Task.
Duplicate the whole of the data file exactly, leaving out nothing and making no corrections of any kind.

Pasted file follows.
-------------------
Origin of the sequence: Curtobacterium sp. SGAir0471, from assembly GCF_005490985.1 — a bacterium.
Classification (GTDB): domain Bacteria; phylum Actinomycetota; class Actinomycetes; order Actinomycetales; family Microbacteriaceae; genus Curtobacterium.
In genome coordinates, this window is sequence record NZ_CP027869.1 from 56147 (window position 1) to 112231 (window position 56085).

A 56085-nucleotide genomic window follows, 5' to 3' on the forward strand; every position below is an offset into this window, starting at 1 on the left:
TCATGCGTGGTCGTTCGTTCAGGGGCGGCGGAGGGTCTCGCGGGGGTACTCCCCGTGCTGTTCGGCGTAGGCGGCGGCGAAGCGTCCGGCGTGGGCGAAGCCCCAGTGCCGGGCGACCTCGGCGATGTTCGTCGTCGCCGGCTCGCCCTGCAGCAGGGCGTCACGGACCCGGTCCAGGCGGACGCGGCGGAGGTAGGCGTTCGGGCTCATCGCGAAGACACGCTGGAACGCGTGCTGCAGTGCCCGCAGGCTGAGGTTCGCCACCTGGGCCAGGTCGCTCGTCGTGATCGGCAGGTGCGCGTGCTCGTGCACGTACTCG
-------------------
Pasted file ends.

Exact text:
Origin of the sequence: Curtobacterium sp. SGAir0471, from assembly GCF_005490985.1 — a bacterium.
Classification (GTDB): domain Bacteria; phylum Actinomycetota; class Actinomycetes; order Actinomycetales; family Microbacteriaceae; genus Curtobacterium.
In genome coordinates, this window is sequence record NZ_CP027869.1 from 56147 (window position 1) to 112231 (window position 56085).

A 56085-nucleotide genomic window follows, 5' to 3' on the forward strand; every position below is an offset into this window, starting at 1 on the left:
TCATGCGTGGTCGTTCGTTCAGGGGCGGCGGAGGGTCTCGCGGGGGTACTCCCCGTGCTGTTCGGCGTAGGCGGCGGCGAAGCGTCCGGCGTGGGCGAAGCCCCAGTGCCGGGCGACCTCGGCGATGTTCGTCGTCGCCGGCTCGCCCTGCAGCAGGGCGTCACGGACCCGGTCCAGGCGGACGCGGCGGAGGTAGGCGTTCGGGCTCATCGCGAAGACACGCTGGAACGCGTGCTGCAGTGCCCGCAGGCTGAGGTTCGCCACCTGGGCCAGGTCGCTCGTCGTGATCGGCAGGTGCGCGTGCTCGTGCACGTACTCG